Its soundtrack, of dull rings and cracked samples, conjures such powerful atmosphere that it dominates the accompanying film, catalysing the visual with grief. "Dowt the light" achieved this 5 years ago with a mere 34 seconds. So what can Stephen Wilkinson craft over 70 minutes? Phantom Brickworks is the product: 10 years of improvisational recordings that set aside Wilkinson's typical patchwork of genres to instead focus purely on texture, ambience and atmosphere.
As the past 12 years have made clear, Stephen James Wilkinson is a restless explorer of musical styles. There seem to be few genres that Wilkinson, better known as Bibio, hasn't turned over and scrutinized intently: odes to R&B and Boards of Canada; finger-picking folk-glitch; spliced soul and downtempo pastiche. The results have ranged from charming to competent to maddening.
Everywhere is haunted. Stare at any place for long enough and you will start seeing things - whether they are hiding in the dark shadows of bleak industrial cityscapes, or glinting in the reflection of freshwater streams. With field recordings from the countryside and desolate buildings around the England, Bibio's new album Phantom Brickworks presents the listener with less of a standard tracklist and more of a series of spaces.
Even though Bibio's Stephen Wilkinson has evoked many places and states of mind with his music, from Vignetting the Compost's rural charm to Ambivalence Avenue's citified eclecticism, there hasn't been anything quite like the hypnotic realm of Phantom Brickworks. On albums such as A Mineral Love, Wilkinson focused on his skills as a pop chameleon; this time, he brings the ambient atmospheres that provided the glue for his stylistic shifts to the fore, and in retrospect, the interludes that graced his previous albums feel like portals into this one. As Phantom Brickworks' title suggests, Wilkinson balances the spectral and the architectural on these carefully layered but seemingly weightless tracks, which sound like they're crafted from the still-reverberating echoes of the past.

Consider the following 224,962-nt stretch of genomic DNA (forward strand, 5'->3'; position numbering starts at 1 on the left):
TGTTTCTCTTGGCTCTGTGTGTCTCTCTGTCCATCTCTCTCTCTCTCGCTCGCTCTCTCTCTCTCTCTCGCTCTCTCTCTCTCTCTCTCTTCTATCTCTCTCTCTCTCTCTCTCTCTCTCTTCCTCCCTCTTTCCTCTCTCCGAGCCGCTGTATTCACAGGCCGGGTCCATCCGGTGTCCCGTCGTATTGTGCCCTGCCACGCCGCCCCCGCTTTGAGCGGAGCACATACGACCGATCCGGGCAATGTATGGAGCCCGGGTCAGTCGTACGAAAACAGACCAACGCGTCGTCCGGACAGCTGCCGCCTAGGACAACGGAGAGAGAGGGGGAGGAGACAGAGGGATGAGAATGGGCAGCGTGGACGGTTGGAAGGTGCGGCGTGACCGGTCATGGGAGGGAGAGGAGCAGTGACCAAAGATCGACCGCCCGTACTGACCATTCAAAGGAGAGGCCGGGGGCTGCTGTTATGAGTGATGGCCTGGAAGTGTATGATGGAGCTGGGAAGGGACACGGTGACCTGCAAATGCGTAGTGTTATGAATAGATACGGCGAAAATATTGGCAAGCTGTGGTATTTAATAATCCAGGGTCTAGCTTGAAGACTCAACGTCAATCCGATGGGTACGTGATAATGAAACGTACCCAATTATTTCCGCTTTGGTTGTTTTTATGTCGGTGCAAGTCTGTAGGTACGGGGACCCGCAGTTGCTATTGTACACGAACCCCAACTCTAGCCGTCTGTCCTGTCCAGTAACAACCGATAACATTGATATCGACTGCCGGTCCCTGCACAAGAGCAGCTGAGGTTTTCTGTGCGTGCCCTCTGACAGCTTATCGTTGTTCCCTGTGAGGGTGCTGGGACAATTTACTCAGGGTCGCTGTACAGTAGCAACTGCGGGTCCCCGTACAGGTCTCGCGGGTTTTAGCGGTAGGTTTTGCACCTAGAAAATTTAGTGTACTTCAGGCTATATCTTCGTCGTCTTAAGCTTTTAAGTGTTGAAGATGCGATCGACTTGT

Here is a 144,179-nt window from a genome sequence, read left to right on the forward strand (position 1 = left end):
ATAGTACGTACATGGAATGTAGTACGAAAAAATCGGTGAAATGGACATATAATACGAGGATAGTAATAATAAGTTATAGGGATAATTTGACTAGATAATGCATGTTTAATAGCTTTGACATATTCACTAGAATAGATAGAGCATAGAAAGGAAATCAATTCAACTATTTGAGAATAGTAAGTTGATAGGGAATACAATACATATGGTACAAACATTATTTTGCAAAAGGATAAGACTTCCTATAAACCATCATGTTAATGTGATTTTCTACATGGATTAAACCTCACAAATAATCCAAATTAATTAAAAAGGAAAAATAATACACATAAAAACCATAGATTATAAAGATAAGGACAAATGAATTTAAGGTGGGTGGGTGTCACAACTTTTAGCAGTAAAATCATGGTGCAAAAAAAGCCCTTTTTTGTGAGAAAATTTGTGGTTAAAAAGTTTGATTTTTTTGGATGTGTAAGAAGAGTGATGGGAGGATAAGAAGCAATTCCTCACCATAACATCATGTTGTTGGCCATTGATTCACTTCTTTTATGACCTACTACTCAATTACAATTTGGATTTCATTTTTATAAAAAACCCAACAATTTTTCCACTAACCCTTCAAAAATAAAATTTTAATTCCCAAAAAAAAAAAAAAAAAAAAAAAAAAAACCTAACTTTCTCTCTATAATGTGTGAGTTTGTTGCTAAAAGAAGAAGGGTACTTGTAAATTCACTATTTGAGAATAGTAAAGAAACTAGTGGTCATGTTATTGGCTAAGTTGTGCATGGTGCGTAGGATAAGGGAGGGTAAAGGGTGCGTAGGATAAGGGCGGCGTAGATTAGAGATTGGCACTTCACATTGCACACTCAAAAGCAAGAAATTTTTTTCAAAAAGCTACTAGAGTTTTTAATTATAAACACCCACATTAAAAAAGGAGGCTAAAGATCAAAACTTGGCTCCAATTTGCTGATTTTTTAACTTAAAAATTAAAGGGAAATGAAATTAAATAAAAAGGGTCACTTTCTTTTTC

Quickly following up last year's well-received A Mineral Love, Stephen Wilkinson (aka Bibio) becomes something of a medium as he channels haunted sounds on his largely improvised follow-up, Phantom Brickworks.
Recording in places that have been, according to Wilkinson, "charged with atmosphere because of what it has been through or what it has been," the nine-track, 75-minute LP finds the British artist completely abandoning his folktronica sound for something more atmospheric and shapeless. Utilizing icy piano and a cascading wash of ….
The time for summer jams and budget flights is over. During these cold wet evenings, a more meditative selection is needed for your ear, and Bibio has the answer. 'Phantom Brickworks' sees the West-Midland's native ditch his more folktronica leanings in order to release his most ambient record yet. Having spent the best part of his career marrying wonked out guitars with found sounds and organic textures, this new collection sees the multi-instrumentalist going fully sparse in a way only hinted at before.